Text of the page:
Monkey and Turtle Sculpture


Dark brown patina bronze sculpture of a monkey with shakudo eyes. Sitting, he is contemplating or examining attentively a small turtle placed on his right hand, held with care. The latter is removable. The monkey’s eyes seem to be illuminated by what he is observing through the shakudo.

In Japanese art, there are many representations of monkeys (paintings, sculpture, ceramics, etc.). The Japanese macaque or snow monkey is a symbol of wisdom. It is recognizable by its crimson face and buttocks. Its coat is very thick, and one of its particularities is the absence of a tail, resulting from a climatic adaptation to avoid frostbite. It enjoys spending time in hot springs (onsen). Mori Sosen (森狙仙?, 1747-1821), famous animal painter of the Edo period, is the undisputed master of the representation of Japanese macaques.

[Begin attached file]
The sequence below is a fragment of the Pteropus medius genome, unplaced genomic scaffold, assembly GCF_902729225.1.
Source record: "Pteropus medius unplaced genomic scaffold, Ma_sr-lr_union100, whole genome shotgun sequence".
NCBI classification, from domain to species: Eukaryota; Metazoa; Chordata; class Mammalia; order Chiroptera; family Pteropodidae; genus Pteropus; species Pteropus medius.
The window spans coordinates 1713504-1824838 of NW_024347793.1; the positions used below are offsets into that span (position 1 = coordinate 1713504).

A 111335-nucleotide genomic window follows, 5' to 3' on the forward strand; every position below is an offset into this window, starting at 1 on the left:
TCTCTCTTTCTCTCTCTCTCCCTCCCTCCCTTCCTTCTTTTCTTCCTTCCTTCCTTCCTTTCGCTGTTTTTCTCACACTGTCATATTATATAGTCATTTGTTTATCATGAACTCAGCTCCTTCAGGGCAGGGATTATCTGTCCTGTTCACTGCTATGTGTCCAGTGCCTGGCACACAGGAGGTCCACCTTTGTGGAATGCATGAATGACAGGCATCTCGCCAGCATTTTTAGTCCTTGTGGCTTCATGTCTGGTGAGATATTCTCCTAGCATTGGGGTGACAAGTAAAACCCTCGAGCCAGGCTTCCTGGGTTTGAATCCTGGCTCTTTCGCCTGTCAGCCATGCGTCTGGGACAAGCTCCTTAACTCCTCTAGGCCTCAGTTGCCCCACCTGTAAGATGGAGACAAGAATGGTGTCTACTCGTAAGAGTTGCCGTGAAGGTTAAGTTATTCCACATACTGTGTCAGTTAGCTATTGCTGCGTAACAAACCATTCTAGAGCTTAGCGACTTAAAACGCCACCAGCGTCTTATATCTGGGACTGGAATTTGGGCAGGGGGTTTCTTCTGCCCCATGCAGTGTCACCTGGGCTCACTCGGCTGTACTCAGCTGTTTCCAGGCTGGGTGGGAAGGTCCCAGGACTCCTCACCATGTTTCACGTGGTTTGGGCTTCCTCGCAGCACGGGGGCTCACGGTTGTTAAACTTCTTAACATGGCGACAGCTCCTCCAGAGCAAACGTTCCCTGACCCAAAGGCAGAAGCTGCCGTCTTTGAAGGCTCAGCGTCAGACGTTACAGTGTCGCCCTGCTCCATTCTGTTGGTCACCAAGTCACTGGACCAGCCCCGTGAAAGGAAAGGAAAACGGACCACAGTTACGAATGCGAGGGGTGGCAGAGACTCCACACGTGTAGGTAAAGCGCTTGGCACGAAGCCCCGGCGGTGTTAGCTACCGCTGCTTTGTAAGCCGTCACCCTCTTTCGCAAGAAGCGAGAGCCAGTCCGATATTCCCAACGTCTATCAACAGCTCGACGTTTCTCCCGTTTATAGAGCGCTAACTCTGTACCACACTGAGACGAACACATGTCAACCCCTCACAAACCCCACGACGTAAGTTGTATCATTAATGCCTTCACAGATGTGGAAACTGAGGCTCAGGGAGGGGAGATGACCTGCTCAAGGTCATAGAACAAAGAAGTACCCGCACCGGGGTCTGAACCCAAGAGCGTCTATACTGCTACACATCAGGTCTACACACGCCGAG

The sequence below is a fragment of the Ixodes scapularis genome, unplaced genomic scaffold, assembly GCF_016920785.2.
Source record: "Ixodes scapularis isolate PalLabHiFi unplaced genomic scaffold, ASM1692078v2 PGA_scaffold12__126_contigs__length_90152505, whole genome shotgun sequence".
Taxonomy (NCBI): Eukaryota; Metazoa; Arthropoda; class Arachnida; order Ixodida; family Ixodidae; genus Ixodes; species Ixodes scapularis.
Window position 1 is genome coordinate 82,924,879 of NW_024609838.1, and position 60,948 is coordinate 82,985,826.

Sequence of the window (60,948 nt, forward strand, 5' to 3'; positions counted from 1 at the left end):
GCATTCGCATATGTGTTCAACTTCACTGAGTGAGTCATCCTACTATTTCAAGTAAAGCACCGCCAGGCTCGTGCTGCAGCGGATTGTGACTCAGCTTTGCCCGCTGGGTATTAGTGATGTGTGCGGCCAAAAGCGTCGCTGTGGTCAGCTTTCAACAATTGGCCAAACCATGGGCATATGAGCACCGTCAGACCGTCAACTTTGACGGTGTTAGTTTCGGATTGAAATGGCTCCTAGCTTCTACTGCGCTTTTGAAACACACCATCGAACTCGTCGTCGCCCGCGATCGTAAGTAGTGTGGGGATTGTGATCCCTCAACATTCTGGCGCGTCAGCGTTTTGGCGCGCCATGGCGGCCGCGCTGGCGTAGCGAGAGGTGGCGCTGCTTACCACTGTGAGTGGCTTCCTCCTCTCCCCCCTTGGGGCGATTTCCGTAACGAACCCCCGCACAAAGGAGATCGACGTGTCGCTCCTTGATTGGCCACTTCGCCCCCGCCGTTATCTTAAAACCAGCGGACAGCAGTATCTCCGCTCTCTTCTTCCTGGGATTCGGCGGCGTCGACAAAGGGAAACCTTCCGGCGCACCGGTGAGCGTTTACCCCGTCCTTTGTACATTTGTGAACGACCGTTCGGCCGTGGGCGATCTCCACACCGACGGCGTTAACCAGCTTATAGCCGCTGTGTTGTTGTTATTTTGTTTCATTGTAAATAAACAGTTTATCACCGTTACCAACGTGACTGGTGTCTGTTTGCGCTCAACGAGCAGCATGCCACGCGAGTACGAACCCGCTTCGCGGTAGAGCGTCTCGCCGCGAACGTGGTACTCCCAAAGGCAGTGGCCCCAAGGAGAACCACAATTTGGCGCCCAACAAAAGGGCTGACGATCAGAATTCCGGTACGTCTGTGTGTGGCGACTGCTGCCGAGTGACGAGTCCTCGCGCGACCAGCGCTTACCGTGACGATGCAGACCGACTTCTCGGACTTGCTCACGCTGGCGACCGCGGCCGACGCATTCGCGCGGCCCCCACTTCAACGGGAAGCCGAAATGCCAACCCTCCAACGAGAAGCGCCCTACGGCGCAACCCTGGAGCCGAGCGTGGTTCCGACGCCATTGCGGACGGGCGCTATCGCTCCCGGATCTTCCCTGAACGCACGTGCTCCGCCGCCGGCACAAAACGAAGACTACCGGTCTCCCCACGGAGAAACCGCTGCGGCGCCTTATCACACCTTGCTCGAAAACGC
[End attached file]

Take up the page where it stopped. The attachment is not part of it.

As for the turtle, it is an animal of good omen and a symbol of longevity. It appears in many legends. The pair of monkey and turtle can be associated with the legend of Urashima Taro, told in the Nihon-shoki, a book that dates back to 720 and relates the mythical origins of Japan.) In the legend, a man saves a baby turtle. To thank him, his mother invites him in her aquatic kingdom. Thus, our turtle and our monkey, both lovers of water, could make good friends after having met.

Signed below Shûzan (秀山).

Japan – Late Meiji Era (1868-1912), early 20th century

Monkey : height 8.3 in. (21 cm) – width 7.1 in. (18 cm) – depth 8.3 in. (21 cm)

Turtle : height 0.8 in. (2 cm) – width 1.6 in. (4 cm) – depth 0.8 in. (2 cm)